Standing

The common law prohibits an assignee to sue in his or her own name to enforce an assigned obligation.  However, statutes in many jurisdictions allow an assignee of a non negotiable note or other assignable chose in action to bring suit in his or her own name to enforce the assigned obligation.  In the absence of a statute providing otherwise, an assignee is permitted and required, in bringing suit, to use the name of the assignor, even without the assignor’s consent or knowledge.

In an effective assignment, the assignee stands in the shoes of the assignor and has all the rights and is subject to all the obligations of the assignor.[i] Therefore, the assignee does not sue in his or her own right.  Applying such a law to the context of a lost, destroyed, or stolen promissory note, if the assignor of a promissory note was entitled to enforce the note when the assignor owned the note, the assignee of the promissory note steps into the assignor’s shoes and acquires the right to enforce the promissory note.[ii]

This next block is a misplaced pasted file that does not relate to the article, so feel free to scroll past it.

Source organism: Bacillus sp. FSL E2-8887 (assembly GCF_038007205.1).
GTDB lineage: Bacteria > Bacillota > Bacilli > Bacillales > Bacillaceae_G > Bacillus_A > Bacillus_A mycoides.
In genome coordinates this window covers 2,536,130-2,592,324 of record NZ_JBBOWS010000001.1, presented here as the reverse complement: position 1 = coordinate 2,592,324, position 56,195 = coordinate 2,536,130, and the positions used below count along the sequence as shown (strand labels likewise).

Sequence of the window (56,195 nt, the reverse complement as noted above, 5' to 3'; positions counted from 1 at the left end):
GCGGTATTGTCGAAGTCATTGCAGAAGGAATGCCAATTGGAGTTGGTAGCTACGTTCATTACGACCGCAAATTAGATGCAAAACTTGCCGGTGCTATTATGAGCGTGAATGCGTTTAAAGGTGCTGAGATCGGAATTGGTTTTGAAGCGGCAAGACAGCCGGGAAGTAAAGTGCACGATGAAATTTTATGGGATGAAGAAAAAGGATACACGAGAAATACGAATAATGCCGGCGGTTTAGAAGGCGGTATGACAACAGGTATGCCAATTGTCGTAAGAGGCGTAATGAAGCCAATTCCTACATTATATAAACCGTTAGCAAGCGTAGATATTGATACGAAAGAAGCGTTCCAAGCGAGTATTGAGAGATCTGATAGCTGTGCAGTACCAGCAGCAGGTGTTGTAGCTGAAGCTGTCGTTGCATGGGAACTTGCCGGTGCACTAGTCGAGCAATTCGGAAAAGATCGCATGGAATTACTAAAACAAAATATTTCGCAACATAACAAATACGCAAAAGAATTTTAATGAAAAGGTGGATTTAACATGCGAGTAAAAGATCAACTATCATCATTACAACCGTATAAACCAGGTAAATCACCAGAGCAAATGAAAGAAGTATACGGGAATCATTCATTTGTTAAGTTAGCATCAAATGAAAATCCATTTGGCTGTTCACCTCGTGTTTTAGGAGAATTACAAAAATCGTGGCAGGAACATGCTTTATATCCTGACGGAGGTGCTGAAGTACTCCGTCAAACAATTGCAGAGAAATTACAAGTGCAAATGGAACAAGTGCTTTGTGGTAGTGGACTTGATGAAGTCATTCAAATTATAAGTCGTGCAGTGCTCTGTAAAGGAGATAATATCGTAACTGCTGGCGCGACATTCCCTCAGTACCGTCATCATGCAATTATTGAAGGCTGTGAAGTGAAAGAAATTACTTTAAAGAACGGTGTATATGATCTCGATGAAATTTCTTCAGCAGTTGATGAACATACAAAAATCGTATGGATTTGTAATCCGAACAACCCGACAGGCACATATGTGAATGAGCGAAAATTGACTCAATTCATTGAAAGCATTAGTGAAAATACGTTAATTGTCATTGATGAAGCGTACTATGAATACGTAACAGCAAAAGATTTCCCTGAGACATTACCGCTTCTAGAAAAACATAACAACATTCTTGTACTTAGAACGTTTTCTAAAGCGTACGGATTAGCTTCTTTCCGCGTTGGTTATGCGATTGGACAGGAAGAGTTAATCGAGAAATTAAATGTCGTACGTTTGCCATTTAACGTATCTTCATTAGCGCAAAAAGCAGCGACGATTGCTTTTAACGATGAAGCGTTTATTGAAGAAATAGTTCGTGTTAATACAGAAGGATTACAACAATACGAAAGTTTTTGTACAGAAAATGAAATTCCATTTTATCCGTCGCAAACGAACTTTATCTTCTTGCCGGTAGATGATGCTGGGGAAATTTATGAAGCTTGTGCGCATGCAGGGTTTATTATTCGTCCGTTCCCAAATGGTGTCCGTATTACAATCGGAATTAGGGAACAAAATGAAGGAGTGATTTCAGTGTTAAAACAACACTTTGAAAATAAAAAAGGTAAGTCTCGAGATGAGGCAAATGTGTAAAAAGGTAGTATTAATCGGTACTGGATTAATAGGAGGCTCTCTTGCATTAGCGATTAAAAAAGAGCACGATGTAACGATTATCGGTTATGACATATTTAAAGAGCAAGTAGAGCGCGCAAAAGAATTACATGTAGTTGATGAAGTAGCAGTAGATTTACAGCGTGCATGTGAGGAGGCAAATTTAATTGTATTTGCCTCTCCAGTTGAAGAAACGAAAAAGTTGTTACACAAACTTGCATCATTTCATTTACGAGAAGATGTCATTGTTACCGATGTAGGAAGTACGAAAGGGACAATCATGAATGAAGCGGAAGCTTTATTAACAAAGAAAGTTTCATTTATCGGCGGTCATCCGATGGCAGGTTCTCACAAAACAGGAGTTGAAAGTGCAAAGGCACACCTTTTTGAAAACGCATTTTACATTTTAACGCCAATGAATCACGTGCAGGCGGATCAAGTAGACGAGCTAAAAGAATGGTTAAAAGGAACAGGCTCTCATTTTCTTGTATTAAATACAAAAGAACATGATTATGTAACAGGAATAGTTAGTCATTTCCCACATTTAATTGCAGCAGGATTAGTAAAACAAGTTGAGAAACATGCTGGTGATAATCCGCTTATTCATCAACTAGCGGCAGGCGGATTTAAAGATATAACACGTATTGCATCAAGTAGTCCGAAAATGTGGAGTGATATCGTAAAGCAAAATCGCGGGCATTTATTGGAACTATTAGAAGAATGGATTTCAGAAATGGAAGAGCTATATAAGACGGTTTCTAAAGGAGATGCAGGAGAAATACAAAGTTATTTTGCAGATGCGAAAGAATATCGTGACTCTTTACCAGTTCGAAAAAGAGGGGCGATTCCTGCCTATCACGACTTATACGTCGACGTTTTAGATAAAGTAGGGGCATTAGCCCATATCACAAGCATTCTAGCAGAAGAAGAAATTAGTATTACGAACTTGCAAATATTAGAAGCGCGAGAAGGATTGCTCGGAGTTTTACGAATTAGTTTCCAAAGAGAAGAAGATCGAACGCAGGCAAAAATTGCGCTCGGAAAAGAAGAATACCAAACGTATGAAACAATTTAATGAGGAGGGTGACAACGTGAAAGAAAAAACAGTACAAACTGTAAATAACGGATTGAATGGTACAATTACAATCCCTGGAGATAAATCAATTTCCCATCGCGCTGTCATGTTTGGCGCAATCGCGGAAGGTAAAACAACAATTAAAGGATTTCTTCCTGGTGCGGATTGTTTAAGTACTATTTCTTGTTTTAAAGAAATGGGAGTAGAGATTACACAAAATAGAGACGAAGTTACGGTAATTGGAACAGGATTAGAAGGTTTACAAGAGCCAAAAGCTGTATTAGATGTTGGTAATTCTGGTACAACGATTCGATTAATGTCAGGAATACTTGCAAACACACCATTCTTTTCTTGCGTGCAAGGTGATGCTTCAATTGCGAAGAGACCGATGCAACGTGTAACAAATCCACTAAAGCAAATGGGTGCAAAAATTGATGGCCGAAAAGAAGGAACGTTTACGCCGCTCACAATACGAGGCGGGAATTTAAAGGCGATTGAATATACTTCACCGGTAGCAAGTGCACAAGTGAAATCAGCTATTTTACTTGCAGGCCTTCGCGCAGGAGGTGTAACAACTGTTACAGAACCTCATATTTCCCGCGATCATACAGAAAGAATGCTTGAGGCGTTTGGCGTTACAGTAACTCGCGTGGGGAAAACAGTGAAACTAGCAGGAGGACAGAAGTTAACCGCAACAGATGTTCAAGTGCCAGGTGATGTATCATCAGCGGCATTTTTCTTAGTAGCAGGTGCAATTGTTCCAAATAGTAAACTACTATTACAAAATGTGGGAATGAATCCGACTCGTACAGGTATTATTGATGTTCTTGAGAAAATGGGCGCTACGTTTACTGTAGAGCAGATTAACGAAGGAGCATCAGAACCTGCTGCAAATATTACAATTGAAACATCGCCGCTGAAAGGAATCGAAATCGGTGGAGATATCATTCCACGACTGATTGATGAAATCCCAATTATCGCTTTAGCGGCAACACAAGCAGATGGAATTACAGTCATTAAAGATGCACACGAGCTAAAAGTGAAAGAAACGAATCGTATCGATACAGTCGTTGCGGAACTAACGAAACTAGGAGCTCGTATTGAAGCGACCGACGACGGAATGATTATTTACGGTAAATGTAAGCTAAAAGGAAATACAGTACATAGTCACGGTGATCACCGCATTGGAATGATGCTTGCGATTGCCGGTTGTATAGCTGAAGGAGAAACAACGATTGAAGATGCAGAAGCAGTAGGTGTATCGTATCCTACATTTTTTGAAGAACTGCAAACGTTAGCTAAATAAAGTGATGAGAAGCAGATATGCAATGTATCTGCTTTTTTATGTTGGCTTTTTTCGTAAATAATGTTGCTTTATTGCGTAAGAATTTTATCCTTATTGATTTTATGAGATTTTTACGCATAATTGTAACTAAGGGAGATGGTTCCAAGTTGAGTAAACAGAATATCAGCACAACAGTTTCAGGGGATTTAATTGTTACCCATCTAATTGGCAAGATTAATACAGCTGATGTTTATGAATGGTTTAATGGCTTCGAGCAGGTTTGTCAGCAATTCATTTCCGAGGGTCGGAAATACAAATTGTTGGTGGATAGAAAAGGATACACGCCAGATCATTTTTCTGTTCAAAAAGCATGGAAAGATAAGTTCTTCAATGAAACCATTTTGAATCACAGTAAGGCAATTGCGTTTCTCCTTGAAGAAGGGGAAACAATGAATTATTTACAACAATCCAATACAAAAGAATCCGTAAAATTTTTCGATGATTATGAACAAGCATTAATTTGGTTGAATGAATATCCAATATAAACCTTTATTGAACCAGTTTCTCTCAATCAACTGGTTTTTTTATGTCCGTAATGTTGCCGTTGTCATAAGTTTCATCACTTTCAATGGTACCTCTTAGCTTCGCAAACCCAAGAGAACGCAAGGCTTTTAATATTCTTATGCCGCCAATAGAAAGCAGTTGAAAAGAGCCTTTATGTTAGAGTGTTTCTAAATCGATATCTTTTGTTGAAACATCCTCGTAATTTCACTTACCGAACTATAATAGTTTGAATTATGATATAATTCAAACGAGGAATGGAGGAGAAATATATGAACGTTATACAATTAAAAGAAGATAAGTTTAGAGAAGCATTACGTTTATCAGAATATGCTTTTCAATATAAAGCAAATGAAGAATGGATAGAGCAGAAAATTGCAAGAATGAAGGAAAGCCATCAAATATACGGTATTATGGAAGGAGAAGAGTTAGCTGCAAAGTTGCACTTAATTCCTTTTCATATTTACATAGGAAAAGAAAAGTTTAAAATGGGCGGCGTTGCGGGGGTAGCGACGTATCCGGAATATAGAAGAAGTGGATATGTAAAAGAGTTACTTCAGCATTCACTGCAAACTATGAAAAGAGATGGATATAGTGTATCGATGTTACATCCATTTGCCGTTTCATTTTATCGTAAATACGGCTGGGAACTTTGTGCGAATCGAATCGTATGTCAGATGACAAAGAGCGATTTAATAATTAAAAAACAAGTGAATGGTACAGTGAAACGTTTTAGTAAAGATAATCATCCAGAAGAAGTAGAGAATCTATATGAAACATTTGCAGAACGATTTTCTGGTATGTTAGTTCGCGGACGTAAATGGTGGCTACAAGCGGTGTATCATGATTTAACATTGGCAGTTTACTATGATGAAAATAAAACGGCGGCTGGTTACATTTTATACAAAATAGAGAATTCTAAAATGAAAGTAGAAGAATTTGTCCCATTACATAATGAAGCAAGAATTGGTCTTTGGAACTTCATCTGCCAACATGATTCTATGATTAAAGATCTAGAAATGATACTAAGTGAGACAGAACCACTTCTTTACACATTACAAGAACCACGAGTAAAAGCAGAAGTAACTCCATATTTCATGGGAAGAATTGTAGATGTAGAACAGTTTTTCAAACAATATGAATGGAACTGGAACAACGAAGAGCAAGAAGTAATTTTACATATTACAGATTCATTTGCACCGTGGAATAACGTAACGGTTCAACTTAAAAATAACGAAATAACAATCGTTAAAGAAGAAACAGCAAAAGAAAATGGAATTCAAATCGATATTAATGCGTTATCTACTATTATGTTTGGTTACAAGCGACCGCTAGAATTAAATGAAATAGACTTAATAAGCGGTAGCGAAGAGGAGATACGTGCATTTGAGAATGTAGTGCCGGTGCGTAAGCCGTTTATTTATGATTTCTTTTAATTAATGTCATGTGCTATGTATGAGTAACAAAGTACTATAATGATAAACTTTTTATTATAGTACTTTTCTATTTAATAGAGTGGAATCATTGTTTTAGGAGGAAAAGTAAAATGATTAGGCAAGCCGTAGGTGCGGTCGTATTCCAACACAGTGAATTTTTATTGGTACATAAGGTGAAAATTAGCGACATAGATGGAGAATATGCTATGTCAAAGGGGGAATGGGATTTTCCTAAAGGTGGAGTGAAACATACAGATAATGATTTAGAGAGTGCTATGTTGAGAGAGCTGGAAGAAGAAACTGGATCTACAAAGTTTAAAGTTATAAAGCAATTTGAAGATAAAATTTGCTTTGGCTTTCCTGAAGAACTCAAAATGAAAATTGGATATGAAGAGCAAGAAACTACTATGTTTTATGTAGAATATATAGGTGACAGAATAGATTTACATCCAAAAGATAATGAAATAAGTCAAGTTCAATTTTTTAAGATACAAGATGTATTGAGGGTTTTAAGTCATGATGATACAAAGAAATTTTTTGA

[i] Collier v. Greenbrier Developers, LLC, 2009 Tenn. App. LEXIS 141 (Tenn. Ct. App. Apr. 16, 2009)

[ii] Atl. Nat’l Trust, LLC v. McNamee, 984 So. 2d 375 (Ala. 2007)


Inside Standing